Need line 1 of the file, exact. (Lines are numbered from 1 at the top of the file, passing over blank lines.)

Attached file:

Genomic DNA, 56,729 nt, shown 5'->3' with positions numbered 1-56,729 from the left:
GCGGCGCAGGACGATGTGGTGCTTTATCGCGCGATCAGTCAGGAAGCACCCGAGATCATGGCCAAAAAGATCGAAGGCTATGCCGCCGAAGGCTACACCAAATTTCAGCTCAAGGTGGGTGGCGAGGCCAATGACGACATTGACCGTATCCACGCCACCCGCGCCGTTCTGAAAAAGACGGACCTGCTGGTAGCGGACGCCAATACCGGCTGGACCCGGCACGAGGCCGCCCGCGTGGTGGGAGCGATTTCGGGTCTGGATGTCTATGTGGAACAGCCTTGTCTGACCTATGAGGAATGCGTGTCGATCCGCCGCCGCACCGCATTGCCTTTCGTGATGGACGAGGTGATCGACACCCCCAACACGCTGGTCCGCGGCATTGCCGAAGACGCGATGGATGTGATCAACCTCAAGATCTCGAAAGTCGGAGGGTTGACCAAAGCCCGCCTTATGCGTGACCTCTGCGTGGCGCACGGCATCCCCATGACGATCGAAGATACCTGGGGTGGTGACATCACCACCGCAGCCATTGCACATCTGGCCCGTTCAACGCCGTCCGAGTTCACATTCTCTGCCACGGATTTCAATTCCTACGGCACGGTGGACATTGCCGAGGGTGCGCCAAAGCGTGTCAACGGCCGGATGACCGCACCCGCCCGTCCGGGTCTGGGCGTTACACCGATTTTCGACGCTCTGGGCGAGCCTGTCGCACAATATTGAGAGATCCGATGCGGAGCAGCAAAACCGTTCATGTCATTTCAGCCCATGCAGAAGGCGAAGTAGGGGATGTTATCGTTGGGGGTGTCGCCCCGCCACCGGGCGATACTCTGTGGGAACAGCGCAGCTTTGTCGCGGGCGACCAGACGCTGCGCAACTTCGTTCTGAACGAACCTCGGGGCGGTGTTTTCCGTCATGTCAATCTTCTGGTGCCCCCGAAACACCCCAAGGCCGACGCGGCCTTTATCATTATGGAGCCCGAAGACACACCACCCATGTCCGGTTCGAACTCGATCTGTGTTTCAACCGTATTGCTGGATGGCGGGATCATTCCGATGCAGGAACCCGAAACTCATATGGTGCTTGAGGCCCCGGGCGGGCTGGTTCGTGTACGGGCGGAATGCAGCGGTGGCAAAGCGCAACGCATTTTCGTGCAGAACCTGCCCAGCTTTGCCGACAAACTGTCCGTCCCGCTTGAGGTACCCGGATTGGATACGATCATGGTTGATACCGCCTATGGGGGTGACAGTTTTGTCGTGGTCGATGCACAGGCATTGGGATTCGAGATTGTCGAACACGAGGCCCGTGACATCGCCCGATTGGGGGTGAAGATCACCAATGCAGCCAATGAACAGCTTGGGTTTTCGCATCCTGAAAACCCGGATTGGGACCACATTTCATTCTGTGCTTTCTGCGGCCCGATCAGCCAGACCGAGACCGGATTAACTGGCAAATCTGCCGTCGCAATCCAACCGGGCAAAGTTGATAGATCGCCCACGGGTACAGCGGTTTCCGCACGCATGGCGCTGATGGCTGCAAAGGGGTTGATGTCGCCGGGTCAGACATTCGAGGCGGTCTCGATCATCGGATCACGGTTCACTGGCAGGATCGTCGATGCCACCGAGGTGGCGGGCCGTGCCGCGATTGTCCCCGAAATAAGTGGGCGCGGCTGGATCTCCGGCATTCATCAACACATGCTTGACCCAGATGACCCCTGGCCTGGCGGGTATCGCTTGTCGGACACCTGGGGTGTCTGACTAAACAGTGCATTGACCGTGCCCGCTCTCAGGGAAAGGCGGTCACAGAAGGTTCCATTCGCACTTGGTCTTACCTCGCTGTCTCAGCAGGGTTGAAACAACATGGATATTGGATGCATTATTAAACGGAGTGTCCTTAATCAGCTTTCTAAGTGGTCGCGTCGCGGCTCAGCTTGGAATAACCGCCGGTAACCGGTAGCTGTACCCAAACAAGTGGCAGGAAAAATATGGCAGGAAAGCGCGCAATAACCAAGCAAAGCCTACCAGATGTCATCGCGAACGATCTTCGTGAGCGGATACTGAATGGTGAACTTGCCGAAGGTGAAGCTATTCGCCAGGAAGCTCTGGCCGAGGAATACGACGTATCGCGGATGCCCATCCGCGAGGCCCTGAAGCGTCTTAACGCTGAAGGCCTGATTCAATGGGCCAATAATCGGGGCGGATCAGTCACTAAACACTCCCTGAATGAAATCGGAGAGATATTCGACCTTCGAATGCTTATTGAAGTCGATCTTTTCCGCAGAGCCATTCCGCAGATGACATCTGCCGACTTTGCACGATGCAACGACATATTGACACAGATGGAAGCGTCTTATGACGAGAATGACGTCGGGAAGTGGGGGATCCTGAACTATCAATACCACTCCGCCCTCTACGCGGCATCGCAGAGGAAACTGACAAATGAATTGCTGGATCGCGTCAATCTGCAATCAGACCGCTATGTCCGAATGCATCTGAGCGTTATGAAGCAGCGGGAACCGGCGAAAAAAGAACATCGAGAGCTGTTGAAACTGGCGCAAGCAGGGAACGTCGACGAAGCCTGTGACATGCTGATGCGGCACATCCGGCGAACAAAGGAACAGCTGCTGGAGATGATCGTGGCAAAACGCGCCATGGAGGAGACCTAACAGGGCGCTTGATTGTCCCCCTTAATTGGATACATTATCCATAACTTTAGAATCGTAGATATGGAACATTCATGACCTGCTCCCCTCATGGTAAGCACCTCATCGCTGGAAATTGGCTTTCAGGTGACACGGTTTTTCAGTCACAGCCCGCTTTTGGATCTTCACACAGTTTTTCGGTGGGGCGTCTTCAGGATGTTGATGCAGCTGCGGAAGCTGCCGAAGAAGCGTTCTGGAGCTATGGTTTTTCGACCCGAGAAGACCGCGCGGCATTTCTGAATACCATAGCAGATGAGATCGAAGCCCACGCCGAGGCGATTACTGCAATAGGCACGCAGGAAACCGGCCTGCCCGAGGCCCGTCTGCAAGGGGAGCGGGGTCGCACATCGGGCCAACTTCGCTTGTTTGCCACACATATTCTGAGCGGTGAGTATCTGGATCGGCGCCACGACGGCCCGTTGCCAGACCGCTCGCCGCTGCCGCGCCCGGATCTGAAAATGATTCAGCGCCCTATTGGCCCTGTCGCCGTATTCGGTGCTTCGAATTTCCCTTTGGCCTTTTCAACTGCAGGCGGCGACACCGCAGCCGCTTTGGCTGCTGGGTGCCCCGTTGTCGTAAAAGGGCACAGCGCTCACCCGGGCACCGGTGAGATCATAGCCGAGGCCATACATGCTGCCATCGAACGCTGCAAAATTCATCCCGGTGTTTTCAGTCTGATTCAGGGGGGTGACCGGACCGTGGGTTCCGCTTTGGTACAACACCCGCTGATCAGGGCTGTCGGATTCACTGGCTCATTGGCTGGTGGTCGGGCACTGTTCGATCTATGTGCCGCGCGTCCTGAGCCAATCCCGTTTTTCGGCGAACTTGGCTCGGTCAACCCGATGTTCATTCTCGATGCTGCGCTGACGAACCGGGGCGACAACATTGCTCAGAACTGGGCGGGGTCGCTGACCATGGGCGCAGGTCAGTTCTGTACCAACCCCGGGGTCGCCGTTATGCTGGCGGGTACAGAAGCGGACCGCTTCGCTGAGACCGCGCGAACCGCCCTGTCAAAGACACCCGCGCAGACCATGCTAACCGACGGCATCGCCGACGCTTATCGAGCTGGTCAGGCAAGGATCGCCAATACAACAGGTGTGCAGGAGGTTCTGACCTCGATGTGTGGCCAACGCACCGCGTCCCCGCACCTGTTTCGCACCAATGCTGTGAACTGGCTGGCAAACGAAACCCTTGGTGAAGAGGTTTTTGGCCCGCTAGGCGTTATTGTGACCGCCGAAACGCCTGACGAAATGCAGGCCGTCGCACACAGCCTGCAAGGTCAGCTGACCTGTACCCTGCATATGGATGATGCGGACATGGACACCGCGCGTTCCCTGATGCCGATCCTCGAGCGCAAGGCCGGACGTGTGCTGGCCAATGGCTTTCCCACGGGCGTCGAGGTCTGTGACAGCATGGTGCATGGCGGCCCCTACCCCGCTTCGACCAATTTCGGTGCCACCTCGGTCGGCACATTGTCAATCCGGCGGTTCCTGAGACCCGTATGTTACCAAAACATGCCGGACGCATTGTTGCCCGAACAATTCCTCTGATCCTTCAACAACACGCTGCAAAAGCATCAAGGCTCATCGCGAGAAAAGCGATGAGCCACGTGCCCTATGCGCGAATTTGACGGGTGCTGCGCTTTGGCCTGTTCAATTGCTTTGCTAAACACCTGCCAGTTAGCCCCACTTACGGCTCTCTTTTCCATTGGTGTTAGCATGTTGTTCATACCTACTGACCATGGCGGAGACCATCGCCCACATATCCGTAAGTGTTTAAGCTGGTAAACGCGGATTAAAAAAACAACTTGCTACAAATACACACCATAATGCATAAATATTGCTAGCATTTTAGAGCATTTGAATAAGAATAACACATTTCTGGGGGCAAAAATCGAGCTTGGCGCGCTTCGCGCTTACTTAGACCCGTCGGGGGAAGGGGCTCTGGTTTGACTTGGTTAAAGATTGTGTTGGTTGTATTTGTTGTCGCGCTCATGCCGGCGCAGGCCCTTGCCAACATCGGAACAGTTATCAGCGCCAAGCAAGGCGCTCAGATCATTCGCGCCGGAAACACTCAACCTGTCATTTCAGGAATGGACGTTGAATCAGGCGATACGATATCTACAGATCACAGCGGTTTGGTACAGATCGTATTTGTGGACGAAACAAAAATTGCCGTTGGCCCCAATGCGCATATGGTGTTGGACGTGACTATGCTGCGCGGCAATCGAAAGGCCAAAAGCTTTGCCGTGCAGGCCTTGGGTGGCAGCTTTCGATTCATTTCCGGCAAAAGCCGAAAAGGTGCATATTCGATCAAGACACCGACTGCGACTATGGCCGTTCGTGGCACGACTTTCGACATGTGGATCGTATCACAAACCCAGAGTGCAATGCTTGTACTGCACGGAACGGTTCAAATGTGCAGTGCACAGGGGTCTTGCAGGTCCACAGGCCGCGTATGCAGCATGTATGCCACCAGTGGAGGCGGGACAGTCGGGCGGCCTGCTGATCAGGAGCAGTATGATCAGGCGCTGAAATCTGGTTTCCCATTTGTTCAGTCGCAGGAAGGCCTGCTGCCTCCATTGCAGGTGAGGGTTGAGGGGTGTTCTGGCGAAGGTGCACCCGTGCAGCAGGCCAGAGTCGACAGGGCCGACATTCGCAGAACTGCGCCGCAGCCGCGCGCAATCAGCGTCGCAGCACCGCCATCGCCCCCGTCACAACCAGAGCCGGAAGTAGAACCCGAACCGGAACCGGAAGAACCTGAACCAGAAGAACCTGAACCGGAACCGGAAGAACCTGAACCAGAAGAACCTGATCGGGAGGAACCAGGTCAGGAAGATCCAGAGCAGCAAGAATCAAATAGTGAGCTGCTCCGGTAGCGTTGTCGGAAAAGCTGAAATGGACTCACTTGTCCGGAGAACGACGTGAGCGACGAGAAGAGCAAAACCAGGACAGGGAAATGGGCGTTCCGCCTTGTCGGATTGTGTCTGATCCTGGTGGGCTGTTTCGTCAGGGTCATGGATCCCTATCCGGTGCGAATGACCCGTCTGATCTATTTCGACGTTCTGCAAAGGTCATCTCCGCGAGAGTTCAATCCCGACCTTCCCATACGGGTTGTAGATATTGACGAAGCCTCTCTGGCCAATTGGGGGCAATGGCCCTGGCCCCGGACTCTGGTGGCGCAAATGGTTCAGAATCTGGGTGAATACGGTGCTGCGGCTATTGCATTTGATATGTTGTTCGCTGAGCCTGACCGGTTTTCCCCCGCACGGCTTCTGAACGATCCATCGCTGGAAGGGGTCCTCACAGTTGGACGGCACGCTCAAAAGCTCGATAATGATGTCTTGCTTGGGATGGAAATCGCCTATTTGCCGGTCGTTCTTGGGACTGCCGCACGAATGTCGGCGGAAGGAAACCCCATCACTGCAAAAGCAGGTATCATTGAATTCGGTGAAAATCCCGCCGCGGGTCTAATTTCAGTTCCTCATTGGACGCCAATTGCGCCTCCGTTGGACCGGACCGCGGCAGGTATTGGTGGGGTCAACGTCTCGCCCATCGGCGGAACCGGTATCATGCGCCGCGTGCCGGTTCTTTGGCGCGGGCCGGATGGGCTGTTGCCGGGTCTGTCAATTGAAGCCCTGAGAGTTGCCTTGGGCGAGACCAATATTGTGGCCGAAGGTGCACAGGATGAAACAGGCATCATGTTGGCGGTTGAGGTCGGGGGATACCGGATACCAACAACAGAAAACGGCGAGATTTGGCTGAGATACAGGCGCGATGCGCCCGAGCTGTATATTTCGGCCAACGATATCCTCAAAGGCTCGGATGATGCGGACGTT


Genomic DNA, 56,729 nt, shown 5'->3' with positions numbered 1-56,729 from the left: